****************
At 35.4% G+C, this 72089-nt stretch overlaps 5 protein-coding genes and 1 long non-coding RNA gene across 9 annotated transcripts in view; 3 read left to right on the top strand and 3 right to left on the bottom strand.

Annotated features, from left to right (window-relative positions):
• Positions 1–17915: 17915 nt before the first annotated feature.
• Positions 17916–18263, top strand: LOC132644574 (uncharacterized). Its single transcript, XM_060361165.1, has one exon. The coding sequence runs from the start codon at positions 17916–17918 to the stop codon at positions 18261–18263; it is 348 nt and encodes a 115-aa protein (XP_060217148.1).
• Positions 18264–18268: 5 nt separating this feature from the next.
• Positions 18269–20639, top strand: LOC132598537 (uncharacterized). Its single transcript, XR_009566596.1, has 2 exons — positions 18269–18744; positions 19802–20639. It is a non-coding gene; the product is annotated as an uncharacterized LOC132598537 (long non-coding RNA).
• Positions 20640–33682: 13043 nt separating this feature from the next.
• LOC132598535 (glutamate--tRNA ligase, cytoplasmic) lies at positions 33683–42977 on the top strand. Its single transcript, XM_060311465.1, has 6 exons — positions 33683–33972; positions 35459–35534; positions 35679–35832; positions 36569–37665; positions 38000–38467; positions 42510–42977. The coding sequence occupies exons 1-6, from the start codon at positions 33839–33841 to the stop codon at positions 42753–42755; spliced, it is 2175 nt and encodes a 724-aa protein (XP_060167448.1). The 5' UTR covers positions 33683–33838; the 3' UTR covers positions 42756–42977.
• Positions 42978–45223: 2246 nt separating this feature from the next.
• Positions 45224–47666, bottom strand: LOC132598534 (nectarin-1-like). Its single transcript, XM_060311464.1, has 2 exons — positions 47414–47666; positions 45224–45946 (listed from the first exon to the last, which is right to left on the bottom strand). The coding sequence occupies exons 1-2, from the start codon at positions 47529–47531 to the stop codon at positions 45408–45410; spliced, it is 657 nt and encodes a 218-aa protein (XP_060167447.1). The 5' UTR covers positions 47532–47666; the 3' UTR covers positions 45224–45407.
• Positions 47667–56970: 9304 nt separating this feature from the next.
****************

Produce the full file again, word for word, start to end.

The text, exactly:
At 35.4% G+C, this 72089-nt stretch overlaps 5 protein-coding genes and 1 long non-coding RNA gene across 9 annotated transcripts in view; 3 read left to right on the top strand and 3 right to left on the bottom strand.

Annotated features, from left to right (window-relative positions):
• Positions 1–17915: 17915 nt before the first annotated feature.
• Positions 17916–18263, top strand: LOC132644574 (uncharacterized). Its single transcript, XM_060361165.1, has one exon. The coding sequence runs from the start codon at positions 17916–17918 to the stop codon at positions 18261–18263; it is 348 nt and encodes a 115-aa protein (XP_060217148.1).
• Positions 18264–18268: 5 nt separating this feature from the next.
• Positions 18269–20639, top strand: LOC132598537 (uncharacterized). Its single transcript, XR_009566596.1, has 2 exons — positions 18269–18744; positions 19802–20639. It is a non-coding gene; the product is annotated as an uncharacterized LOC132598537 (long non-coding RNA).
• Positions 20640–33682: 13043 nt separating this feature from the next.
• LOC132598535 (glutamate--tRNA ligase, cytoplasmic) lies at positions 33683–42977 on the top strand. Its single transcript, XM_060311465.1, has 6 exons — positions 33683–33972; positions 35459–35534; positions 35679–35832; positions 36569–37665; positions 38000–38467; positions 42510–42977. The coding sequence occupies exons 1-6, from the start codon at positions 33839–33841 to the stop codon at positions 42753–42755; spliced, it is 2175 nt and encodes a 724-aa protein (XP_060167448.1). The 5' UTR covers positions 33683–33838; the 3' UTR covers positions 42756–42977.
• Positions 42978–45223: 2246 nt separating this feature from the next.
• Positions 45224–47666, bottom strand: LOC132598534 (nectarin-1-like). Its single transcript, XM_060311464.1, has 2 exons — positions 47414–47666; positions 45224–45946 (listed from the first exon to the last, which is right to left on the bottom strand). The coding sequence occupies exons 1-2, from the start codon at positions 47529–47531 to the stop codon at positions 45408–45410; spliced, it is 657 nt and encodes a 218-aa protein (XP_060167447.1). The 5' UTR covers positions 47532–47666; the 3' UTR covers positions 45224–45407.
• Positions 47667–56970: 9304 nt separating this feature from the next.